We, at Atlas, sincerely hope this finds you well and dealing with this situation as comfortably as possible. We know that this can be especially stressful for people in cities, apartments and group living facilities. This period of isolation isn’t easy, but with vigilance, we are confident that this ultimately will lead to a positive change in the direction of this pandemic. For myself, here in the hills of western Massachusetts, the separation from friends, family and colleagues is difficult, but the anticipation of the beautiful Berkshire summer brings hope and faith that this shall pass. I’m reminded that what seems so important to our day-to-day lives is often truly less meaningful than what we often take for granted.

By this time, most Americans know someone who has come down with the illness and, regrettably, may know someone who has passed away. Some of us know healthcare workers who are on the front lines, working each day to help save others. My own wife is a one of them, as are some spouses of other Atlas associates. Our healthcare system is strained caring for those that have been stricken, and government agencies are taking extreme measures to prevent the economy from collapsing. While acknowledging the challenges, I think it’s important for all of us to keep working to contribute whatever we can. Our investment team is consistently looking ahead and recognizing ways to guide the portfolios we manage for our clients to the time when the coronavirus will be behind us.

Make no mistake; that moment is on the horizon, and this virus will pass. In time, therapeutics and vaccines will be advanced to suppress the pandemic, and those lucky or careful enough to avoid the virus will continue with their lives. No doubt, this will result in massive displacements. In this sense, I view this predicament with less anxiety than I did the financial crisis of 2007-2008. Today, I feel that the horizon is within sight. We may not know exactly what the terrain holds on the way there, but we know it’s out there. For those fortunate enough to hold assets and the prospect of preserving financial independence, there will be opportunities. What is important is to be positioned to make the most of those opportunities, for the future of our families, our communities and ourselves.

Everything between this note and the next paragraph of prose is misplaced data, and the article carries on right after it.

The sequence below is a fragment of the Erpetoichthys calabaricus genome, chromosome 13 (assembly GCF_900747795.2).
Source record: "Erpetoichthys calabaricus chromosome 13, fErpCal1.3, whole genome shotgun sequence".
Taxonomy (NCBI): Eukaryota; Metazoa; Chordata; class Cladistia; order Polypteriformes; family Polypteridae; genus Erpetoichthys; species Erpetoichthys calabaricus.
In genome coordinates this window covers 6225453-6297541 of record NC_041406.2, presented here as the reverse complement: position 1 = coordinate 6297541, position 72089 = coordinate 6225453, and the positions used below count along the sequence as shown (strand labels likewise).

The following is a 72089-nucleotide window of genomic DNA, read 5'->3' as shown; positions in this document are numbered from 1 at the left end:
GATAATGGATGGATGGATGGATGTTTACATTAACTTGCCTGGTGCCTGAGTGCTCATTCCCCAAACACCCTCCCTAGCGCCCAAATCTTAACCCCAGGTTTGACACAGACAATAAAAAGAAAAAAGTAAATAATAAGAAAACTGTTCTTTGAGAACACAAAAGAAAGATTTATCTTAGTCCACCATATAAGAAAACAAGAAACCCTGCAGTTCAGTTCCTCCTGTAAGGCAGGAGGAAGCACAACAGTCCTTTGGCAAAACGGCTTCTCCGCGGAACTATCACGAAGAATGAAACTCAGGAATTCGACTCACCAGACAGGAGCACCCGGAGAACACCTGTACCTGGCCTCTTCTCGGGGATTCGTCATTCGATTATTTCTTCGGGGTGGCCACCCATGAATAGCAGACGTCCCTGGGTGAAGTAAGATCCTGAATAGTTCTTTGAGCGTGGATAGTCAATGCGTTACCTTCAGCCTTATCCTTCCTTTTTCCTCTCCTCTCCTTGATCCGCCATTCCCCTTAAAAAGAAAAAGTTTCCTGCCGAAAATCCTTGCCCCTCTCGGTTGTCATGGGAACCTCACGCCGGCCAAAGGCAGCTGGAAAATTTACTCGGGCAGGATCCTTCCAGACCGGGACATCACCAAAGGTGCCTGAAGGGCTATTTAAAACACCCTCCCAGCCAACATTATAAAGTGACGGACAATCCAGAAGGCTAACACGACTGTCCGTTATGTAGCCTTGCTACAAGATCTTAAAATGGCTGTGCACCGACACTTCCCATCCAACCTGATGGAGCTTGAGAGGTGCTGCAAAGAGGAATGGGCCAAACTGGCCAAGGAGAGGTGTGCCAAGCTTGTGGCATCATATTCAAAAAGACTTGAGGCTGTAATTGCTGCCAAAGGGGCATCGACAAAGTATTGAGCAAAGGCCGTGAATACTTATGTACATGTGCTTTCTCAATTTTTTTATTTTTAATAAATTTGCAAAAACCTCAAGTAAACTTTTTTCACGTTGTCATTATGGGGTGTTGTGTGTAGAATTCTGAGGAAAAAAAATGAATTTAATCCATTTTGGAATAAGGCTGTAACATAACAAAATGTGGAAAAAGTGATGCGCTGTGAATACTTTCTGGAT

SOMETIMES IT’S NOT ENOUGH TO KNOW WHAT THINGS MEAN. SOMETIMES YOU NEED TO KNOW WHAT THINGS DON’T MEAN.

Recent events indicate that the time between now and mid-April is going to be challenging. In the coming weeks, we anticipate the number of confirmed cases of COVID-19 will climb sharply, as new tests are administered and previously unverified cases are confirmed. It was reported early this week that Abbott Labs has received the okay to release its testing kit that can provide a positive diagnosis in as little as five minutes. Abbott is looking to eventually produce up to 50,000 kits per day, and begin delivering some of them this week – clearly wonderful news.

Two days ago, President Trump released dire projections for the virus’s impact. We are now being told that deaths of anywhere from 100,000 to 240,000 can be expected in the next two weeks – a sobering projection. Beyond that, we’re told that the rate of mortality should decrease.

But viewing this in terms of overall market strategy, I’m taking heed of the possible impacts.